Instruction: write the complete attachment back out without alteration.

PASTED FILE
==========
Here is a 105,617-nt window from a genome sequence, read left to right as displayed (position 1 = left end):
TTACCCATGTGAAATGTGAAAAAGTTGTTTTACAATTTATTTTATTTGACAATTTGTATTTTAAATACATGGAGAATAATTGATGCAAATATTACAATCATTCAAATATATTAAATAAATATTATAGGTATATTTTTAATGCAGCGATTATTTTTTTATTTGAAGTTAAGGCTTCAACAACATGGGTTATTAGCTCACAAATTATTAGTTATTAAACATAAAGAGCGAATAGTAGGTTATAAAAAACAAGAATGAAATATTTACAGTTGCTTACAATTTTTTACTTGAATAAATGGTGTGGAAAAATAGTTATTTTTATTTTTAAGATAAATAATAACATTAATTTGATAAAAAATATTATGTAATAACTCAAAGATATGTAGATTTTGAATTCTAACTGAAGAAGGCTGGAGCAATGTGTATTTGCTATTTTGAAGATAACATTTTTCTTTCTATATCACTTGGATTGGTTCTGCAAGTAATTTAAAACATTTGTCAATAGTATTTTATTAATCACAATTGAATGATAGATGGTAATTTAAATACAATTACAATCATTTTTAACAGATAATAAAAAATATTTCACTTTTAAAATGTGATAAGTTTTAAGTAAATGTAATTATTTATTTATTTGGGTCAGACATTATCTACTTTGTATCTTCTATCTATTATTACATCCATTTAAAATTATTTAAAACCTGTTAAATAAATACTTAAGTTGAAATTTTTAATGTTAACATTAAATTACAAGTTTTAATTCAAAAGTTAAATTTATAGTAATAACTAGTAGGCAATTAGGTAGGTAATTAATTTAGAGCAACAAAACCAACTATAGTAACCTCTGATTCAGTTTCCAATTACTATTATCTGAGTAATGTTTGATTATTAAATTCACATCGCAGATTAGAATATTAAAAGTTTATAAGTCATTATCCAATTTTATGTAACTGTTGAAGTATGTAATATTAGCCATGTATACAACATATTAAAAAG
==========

Here is a 105,617-nt window from a genome sequence, read left to right as displayed (position 1 = left end):
TTACCCATGTGAAATGTGAAAAAGTTGTTTTACAATTTATTTTATTTGACAATTTGTATTTTAAATACATGGAGAATAATTGATGCAAATATTACAATCATTCAAATATATTAAATAAATATTATAGGTATATTTTTAATGCAGCGATTATTTTTTTATTTGAAGTTAAGGCTTCAACAACATGGGTTATTAGCTCACAAATTATTAGTTATTAAACATAAAGAGCGAATAGTAGGTTATAAAAAACAAGAATGAAATATTTACAGTTGCTTACAATTTTTTACTTGAATAAATGGTGTGGAAAAATAGTTATTTTTATTTTTAAGATAAATAATAACATTAATTTGATAAAAAATATTATGTAATAACTCAAAGATATGTAGATTTTGAATTCTAACTGAAGAAGGCTGGAGCAATGTGTATTTGCTATTTTGAAGATAACATTTTTCTTTCTATATCACTTGGATTGGTTCTGCAAGTAATTTAAAACATTTGTCAATAGTATTTTATTAATCACAATTGAATGATAGATGGTAATTTAAATACAATTACAATCATTTTTAACAGATAATAAAAAATATTTCACTTTTAAAATGTGATAAGTTTTAAGTAAATGTAATTATTTATTTATTTGGGTCAGACATTATCTACTTTGTATCTTCTATCTATTATTACATCCATTTAAAATTATTTAAAACCTGTTAAATAAATACTTAAGTTGAAATTTTTAATGTTAACATTAAATTACAAGTTTTAATTCAAAAGTTAAATTTATAGTAATAACTAGTAGGCAATTAGGTAGGTAATTAATTTAGAGCAACAAAACCAACTATAGTAACCTCTGATTCAGTTTCCAATTACTATTATCTGAGTAATGTTTGATTATTAAATTCACATCGCAGATTAGAATATTAAAAGTTTATAAGTCATTATCCAATTTTATGTAACTGTTGAAGTATGTAATATTAGCCATGTATACAACATATTAAAAAG